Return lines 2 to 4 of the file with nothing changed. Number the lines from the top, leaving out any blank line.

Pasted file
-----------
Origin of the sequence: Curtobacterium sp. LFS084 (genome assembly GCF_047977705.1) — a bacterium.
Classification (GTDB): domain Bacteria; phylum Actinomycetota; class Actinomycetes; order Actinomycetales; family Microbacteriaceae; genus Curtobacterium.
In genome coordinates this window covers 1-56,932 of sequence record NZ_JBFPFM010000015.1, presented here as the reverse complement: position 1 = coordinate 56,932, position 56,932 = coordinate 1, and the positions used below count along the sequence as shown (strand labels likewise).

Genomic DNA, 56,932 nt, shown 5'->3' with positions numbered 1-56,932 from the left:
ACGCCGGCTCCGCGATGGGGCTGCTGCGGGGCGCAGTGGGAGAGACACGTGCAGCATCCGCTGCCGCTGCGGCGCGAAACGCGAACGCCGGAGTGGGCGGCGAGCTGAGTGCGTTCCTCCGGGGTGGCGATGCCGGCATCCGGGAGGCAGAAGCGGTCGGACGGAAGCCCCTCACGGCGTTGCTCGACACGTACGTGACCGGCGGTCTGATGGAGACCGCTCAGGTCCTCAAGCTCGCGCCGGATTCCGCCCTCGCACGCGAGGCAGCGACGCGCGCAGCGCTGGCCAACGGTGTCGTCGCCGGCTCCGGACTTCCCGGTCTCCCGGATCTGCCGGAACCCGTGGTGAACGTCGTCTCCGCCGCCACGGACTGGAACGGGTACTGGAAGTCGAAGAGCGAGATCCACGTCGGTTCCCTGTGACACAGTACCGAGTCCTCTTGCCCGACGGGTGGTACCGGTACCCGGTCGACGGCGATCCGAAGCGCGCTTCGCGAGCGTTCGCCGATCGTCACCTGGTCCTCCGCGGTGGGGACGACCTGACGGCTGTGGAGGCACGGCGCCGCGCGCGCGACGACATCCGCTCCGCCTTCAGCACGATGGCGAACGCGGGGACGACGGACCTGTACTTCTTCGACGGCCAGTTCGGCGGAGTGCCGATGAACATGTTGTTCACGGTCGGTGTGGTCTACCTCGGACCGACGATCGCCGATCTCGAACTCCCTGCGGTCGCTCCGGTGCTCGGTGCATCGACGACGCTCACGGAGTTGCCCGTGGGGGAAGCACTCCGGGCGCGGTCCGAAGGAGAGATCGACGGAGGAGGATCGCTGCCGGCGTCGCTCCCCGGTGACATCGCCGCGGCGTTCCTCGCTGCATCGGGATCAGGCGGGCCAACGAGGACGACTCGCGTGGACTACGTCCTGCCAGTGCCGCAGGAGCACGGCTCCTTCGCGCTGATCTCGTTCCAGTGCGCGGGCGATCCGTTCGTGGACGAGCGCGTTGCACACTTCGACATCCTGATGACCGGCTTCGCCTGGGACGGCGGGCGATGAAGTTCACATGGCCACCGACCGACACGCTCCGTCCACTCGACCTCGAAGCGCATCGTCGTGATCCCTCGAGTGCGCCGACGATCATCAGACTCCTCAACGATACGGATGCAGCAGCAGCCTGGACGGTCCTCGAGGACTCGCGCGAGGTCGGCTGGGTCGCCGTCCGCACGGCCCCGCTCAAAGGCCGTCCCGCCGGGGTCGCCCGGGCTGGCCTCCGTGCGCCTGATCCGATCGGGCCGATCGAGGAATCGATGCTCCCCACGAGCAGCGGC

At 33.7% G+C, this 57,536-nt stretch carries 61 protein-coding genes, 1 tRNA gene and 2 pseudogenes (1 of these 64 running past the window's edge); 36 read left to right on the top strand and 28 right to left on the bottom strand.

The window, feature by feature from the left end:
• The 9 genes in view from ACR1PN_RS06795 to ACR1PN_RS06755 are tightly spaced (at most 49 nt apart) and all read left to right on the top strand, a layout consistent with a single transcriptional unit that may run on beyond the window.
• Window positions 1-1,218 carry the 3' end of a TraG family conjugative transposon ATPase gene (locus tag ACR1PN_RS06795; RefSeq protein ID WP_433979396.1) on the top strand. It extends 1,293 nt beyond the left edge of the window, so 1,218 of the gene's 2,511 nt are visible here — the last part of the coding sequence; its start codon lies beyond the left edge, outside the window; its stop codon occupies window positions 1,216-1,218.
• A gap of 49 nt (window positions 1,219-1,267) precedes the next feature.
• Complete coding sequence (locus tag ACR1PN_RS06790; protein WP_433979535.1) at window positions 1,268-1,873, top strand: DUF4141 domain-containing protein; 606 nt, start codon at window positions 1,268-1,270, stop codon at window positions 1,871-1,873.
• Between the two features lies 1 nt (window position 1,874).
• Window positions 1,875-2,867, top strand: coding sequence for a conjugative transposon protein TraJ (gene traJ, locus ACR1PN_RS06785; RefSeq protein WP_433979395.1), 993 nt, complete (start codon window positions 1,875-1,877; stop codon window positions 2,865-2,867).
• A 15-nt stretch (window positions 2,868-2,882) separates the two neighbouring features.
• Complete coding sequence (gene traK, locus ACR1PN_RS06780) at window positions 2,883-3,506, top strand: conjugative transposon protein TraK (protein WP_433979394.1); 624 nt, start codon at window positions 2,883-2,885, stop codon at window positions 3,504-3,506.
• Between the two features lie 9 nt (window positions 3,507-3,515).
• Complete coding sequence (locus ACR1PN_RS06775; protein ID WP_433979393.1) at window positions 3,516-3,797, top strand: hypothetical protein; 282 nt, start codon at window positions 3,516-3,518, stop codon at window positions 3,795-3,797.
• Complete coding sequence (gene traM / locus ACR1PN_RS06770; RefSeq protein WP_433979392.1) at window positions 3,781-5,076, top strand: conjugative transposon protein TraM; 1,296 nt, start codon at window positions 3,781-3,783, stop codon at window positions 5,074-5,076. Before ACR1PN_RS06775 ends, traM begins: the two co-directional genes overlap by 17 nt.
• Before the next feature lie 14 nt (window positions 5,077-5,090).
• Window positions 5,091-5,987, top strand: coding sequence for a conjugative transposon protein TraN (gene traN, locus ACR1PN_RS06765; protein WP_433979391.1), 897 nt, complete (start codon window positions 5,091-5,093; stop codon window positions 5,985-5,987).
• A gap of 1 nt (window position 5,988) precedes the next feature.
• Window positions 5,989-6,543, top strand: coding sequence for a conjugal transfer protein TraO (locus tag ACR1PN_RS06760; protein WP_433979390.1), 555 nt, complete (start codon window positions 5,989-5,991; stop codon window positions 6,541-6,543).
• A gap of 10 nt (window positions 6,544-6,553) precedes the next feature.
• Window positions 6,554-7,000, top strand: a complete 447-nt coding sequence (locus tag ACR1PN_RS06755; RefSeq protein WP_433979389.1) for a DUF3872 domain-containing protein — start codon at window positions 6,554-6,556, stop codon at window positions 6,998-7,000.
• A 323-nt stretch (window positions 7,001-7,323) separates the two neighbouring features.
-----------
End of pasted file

Classification (GTDB): domain Bacteria; phylum Actinomycetota; class Actinomycetes; order Actinomycetales; family Microbacteriaceae; genus Curtobacterium.
In genome coordinates this window covers 1-56,932 of sequence record NZ_JBFPFM010000015.1, presented here as the reverse complement: position 1 = coordinate 56,932, position 56,932 = coordinate 1, and the positions used below count along the sequence as shown (strand labels likewise).

Genomic DNA, 56,932 nt, shown 5'->3' with positions numbered 1-56,932 from the left: